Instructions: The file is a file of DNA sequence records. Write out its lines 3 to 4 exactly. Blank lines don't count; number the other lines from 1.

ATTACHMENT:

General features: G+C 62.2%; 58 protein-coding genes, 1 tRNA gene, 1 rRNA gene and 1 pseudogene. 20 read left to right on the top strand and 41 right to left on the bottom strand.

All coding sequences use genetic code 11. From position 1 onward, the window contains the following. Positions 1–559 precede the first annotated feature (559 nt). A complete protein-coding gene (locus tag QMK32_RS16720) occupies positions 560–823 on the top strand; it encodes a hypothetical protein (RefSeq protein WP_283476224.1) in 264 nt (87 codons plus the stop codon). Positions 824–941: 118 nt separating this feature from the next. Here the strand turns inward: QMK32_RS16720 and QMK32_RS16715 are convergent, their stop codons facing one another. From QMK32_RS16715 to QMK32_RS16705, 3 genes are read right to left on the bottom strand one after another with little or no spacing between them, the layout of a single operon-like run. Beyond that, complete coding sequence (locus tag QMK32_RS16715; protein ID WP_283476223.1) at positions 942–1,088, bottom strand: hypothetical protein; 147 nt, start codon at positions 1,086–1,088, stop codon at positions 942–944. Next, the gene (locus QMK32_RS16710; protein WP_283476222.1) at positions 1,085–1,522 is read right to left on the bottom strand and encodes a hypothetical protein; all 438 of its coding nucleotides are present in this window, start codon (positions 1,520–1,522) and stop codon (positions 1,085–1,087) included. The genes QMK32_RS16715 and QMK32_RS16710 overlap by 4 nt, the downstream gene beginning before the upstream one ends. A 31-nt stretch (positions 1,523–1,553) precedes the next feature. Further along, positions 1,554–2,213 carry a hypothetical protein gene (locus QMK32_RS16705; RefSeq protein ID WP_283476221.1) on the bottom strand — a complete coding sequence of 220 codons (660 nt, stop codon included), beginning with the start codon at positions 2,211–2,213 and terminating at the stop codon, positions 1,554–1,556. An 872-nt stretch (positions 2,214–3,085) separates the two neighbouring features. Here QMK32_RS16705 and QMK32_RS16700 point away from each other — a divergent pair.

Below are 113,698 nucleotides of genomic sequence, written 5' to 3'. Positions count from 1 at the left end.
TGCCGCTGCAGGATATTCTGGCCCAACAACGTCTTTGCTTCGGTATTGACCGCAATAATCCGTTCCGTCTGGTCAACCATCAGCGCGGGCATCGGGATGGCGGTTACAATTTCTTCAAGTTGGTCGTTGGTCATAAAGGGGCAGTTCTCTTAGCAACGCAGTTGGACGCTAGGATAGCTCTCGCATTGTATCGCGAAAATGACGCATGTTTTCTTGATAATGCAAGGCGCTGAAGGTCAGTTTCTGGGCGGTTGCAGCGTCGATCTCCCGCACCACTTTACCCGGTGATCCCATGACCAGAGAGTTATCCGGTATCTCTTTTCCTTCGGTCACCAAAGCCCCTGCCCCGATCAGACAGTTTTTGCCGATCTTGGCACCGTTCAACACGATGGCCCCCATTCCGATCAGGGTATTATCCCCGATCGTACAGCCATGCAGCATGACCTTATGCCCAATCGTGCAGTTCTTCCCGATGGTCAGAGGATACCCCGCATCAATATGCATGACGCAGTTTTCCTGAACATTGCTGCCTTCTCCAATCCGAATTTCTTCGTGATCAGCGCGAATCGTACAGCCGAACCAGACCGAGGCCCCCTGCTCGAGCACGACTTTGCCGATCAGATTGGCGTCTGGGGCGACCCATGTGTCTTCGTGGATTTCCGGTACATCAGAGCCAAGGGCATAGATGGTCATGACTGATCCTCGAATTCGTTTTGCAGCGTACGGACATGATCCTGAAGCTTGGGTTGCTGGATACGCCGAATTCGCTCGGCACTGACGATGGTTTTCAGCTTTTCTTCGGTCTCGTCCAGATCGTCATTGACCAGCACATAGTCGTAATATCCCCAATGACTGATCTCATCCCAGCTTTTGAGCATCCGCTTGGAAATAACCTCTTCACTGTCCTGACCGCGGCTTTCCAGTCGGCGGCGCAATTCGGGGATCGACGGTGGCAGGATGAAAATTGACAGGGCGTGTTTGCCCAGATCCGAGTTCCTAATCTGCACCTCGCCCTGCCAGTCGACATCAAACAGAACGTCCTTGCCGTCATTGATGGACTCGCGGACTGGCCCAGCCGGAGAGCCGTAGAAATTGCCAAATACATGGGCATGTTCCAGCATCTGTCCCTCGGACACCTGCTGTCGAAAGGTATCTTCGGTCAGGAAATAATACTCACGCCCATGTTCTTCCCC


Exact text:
Below are 113,698 nucleotides of genomic sequence, written 5' to 3'. Positions count from 1 at the left end.
TGCCGCTGCAGGATATTCTGGCCCAACAACGTCTTTGCTTCGGTATTGACCGCAATAATCCGTTCCGTCTGGTCAACCATCAGCGCGGGCATCGGGATGGCGGTTACAATTTCTTCAAGTTGGTCGTTGGTCATAAAGGGGCAGTTCTCTTAGCAACGCAGTTGGACGCTAGGATAGCTCTCGCATTGTATCGCGAAAATGACGCATGTTTTCTTGATAATGCAAGGCGCTGAAGGTCAGTTTCTGGGCGGTTGCAGCGTCGATCTCCCGCACCACTTTACCCGGTGATCCCATGACCAGAGAGTTATCCGGTATCTCTTTTCCTTCGGTCACCAAAGCCCCTGCCCCGATCAGACAGTTTTTGCCGATCTTGGCACCGTTCAACACGATGGCCCCCATTCCGATCAGGGTATTATCCCCGATCGTACAGCCATGCAGCATGACCTTATGCCCAATCGTGCAGTTCTTCCCGATGGTCAGAGGATACCCCGCATCAATATGCATGACGCAGTTTTCCTGAACATTGCTGCCTTCTCCAATCCGAATTTCTTCGTGATCAGCGCGAATCGTACAGCCGAACCAGACCGAGGCCCCCTGCTCGAGCACGACTTTGCCGATCAGATTGGCGTCTGGGGCGACCCATGTGTCTTCGTGGATTTCCGGTACATCAGAGCCAAGGGCATAGATGGTCATGACTGATCCTCGAATTCGTTTTGCAGCGTACGGACATGATCCTGAAGCTTGGGTTGCTGGATACGCCGAATTCGCTCGGCACTGACGATGGTTTTCAGCTTTTCTTCGGTCTCGTCCAGATCGTCATTGACCAGCACATAGTCGTAATATCCCCAATGACTGATCTCATCCCAGCTTTTGAGCATCCGCTTGGAAATAACCTCTTCACTGTCCTGACCGCGGCTTTCCAGTCGGCGGCGCAATTCGGGGATCGACGGTGGCAGGATGAAAATTGACAGGGCGTGTTTGCCCAGATCCGAGTTCCTAATCTGCACCTCGCCCTGCCAGTCGACATCAAACAGAACGTCCTTGCCGTCATTGATGGACTCGCGGACTGGCCCAGCCGGAGAGCCGTAGAAATTGCCAAATACATGGGCATGTTCCAGCATCTGTCCCTCGGACACCTGCTGTCGAAAGGTATCTTCGGTCAGGAAATAATACTCACGCCCATGTTCTTCCCC